The demise of the Hauraki Gulf mussel beds is a cautionary tale of the unmanaged interaction of human activity and marine resources. The fishery's rise and fall is traced in a paper for Niwa's historical fisheries project by former Niwa fisheries scientist Larry Paul.
The reefs supported a significant dredge fishery from about 1910 to the 1960s, Paul writes. Mussels were sold fresh or pickled in the Thames area, or dried for sale to the Chinese community in Auckland - their health-enhancing properties were already known. Dehydrated soup powder was anticipated to be a major industry.
By World War II, about 1400 tonnes were landed annually and sold mainly fresh in-shell but also smoked or soaked in vinegar in tin drums.
During the war, canned mussel chowder was sent to New Zealand POWs.
In the 1950s, the Gundlock dredge brought increased catches but it proved more destructive of the seafloor. Landings peaked at about 2800 tonnes in 1961 but crashed to zero in 1969.
The collapse was thought to be due to the dredges progressively fishing out beds, removing the substrate needed for juvenile mussels to attach to. Increasing sedimentation, from urban development and forest clearance for farming, may also have contributed to the mussels' decline and failure to recover since.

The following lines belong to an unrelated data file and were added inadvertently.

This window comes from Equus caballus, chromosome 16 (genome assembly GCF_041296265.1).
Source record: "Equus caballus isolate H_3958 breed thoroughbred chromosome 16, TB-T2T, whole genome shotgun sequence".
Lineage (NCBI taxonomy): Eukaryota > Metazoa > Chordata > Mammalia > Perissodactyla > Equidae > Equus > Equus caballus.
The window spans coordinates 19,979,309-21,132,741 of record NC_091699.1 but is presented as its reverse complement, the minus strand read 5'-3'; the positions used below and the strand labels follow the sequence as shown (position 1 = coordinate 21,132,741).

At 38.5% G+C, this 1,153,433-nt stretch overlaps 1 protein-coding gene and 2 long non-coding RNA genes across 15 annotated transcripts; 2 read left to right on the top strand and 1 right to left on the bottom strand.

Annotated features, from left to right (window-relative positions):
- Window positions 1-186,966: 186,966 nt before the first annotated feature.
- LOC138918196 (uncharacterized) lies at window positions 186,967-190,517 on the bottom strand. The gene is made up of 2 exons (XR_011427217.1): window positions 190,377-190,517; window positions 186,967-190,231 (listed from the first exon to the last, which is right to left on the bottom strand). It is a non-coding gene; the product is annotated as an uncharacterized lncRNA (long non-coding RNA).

Paul says it was recognised early that quantity and quality was decreasing but little was done. The attitude was that if one area was fished out, boats would simply move further afield. Dredgers who tried to farm mussel beds rotationally to allow replenishment were thwarted by others who came and took the lot. As late as the 1950s, the department believed yields could be increased by fishing the densest ("over-populated") beds harder to encourage replenishment.
A relaxation of fishing regulations in the early 60s saw the number of boats double to eight and hastened the fishery's collapse.
Poachers played a part, illegally using scuba gear to reach the beds and raffling bagged mussels in bars or supplying fish shops.
Only towards the end was it fully appreciated the mussels were disappearing.
Paul concludes that the fishery failed because too little was known of mussel ecology. "Although this deficiency was recognised at the time, no management action was taken as the exploitation rate steadily increased."